Cannabis businesses in Alberta have the unique privilege of knowing how hard their wrists are likely to be slapped if they step out of line.
Their weed regulator — Alberta Gaming, Liquor and Cannabis — is one of the only provincial agencies to publicly list both infractions and punishments for businesses that break the local Gaming, Liquor and Cannabis Act. Manitoba technically also lists cannabis infractions, but no related businesses have been charged to date.
Since legalization in 2018, the AGLC has fined some 20 businesses over $94,000 for everything from drunk employees to sending goodie bags to retail stores.
Retailers are the most likely to be hit by fines, and usually for failing to ID a customer who looks 25 years or younger. Seven retailers have been fined $750 for failing to check ID since legalization.
But that’s far from the heftiest fine, which Canopy Growth Corp. (TSX: WEED) was hit with earlier this year.
In April, as the first round of Covid-19 lockdowns were shuttering businesses across the country, Canopy sent care packages to cannabis retailers who were allowed to stay open. The care packages were a “well-intentioned” way to say thank you for staying open during this turbulent time, explains company spokesperson Jennifer White in an email.
Shortly after sending out the non-cannabis goodie bags the company was notified it was being investigated by the AGLC, and in May was slapped with a $36,282.40 fine. Suppliers aren’t allowed to send any form of gifts to licensees under the province’s cannabis laws.
“The size of the sanction correlates to the value and volume of care packages distributed,” White explains.
Lesson learned. White says Canopy is committed to working with the AGLC to ensure ongoing compliance in the future.
Compliance appears to already be a benchmark for the industry. For the few fees and sanctions handed out, Alberta’s cannabis industry has a 99 per cent overall compliance rate — comparable to the province’s liquor and gaming industries, AGLC manager of communications Heather Holmen tells Mugglehead in an email.
“That is an impressive level of compliance for a new industry,” she says.
Did you know? Alberta has over 500 licensed cannabis stores and one legal website https://t.co/Ujj6GU443y to purchase cannabis? Together we work hard to establish a trusted and regulated cannabis industry. https://t.co/gaaEpNb8oJ
— AGLC (@AGLC) November 10, 2020
Alberta committed to transparency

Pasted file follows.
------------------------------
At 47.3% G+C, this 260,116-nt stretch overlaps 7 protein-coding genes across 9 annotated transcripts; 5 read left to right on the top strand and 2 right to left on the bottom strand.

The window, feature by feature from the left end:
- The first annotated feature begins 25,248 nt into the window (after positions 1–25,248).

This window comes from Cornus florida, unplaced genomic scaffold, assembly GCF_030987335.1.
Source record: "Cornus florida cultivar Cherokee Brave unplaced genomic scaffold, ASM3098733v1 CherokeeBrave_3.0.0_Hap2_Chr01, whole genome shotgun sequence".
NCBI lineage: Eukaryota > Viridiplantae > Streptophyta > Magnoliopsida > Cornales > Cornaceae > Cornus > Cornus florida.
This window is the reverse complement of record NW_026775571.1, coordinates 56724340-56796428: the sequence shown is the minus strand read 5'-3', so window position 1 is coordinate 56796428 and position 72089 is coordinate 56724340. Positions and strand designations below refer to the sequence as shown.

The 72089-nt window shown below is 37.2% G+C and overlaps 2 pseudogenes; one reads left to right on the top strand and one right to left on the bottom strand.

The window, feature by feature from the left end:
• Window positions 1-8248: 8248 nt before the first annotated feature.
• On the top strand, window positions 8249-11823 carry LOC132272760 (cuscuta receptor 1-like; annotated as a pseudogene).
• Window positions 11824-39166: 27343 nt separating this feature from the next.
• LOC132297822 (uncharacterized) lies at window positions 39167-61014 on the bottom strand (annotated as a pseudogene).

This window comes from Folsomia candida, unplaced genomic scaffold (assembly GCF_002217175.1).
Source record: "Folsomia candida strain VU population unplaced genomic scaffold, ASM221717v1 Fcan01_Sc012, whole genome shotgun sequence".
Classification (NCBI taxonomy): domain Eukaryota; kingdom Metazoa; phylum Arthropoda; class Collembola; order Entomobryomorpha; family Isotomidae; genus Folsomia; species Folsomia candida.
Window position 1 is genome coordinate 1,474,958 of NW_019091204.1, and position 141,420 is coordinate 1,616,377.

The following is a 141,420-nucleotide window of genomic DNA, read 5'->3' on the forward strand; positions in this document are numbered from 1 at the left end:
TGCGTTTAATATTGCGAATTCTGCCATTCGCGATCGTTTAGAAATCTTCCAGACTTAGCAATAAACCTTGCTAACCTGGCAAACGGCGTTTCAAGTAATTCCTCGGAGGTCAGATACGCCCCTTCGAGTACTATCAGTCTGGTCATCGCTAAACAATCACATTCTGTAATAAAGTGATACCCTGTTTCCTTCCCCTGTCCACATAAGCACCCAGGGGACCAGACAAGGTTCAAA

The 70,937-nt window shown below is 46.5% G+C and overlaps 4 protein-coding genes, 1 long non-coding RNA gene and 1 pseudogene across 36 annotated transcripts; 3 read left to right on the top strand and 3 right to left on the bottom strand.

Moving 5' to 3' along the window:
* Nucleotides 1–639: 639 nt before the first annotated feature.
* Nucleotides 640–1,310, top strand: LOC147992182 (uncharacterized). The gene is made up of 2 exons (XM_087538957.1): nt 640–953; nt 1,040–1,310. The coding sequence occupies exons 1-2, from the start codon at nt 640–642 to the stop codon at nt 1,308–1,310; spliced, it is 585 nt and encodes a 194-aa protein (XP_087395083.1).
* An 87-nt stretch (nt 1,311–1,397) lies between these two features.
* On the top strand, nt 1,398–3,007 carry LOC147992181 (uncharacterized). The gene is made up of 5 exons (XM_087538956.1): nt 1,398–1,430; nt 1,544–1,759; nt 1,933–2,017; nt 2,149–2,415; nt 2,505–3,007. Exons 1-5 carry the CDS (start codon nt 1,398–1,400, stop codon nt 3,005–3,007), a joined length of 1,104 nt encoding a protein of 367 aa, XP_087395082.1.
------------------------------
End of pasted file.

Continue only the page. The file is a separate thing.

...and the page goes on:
Holman says the AGLC’s practice of posting its administrative sanctions dates back to 2013 when it committed to being transparent to its stakeholders and Albertans. Its website also lists possible infractions and resulting fines or sanctions.
Publicly posting sanctions isn’t unique to Alberta. Almost all provinces post liquor and gaming sanctions when something goes awry. But British Columbia is not currently posting details on cannabis enforcement hearings, according to a spokesperson for the Ministry of Public Safety. An Alcohol and Gaming Commission of Ontario spokesperson similarly says the province posts liquor licence infractions, but a page to post cannabis infractions is a “work in progress.”
The second-heftiest fine handed out by the AGLC was to three different companies who gave a minor cannabis. Any company that sells, gives, or lets someone else give weed to a minor in a licensed area gets to choose between a fine up to $10,000 or a 40-day licence suspension. All three companies chose to pay the fine, bringing in $27,500 to the AGLC.
An equally steep penalty of $10,000 was also enforced on a licensed producer, but only once. Tantalus Labs, based in Maple Ridge, B.C., was fined in September for breaking cannabis advertising and promotional rules.
When asked why his company chose to pay the fee rather than consider an alternative 40-day licence suspension, CEO Dan Sutton says he isn’t able to comment.
“Tantalus worked through the process of identifying and eliminating potential content perceived to be at risk by the AGLC, and are confident that such an error will not happen again,” he wrote in an email.
To date all cannabis businesses have chosen to pay a fine in place of a licence suspension, when offered.
Fees and suspensions are used as a last resort by AGLC officers, Holman says.
“AGLC has a strong focus on education with licensees. In many cases, inspectors will provide education to a licensee prior to resorting to a caution or reporting a violation,” she says. “With AGLC offices located across the province, AGLC inspectors maintain ongoing communication with licensees and will provide staff training seminars free of charge to any licensee.”
Officers have given warnings to businesses for employees not wearing proper ID tags, or for not storing cannabis and related accessories in secure display cases.
The smallest fine was $100 for when a retailer in Stony Plain had or sold weed they hadn’t first bought from the province. Another fine of $1,000 was given to a retailer in Edmonton for allowing someone to be drunk at work.
The AGLC planned for the exponential growth of Alberta’s cannabis industry and made sure enough resources and training were in place to properly regulate it, Holman says.
Covid-19 has shifted but not derailed enforcement.
“Our inspectors continue to conduct compliance checks of licensed premises; however, they now include ensuring Covid-19 health and safety measures are in place for our staff,” she says. “AGLC is also assisting Alberta Health and Alberta Health Services in ensuring licensee compliance with public health orders.”
Top image of the Alberta legislature in Edmonton. Photo by WinterE229 via Wikimedia Commons.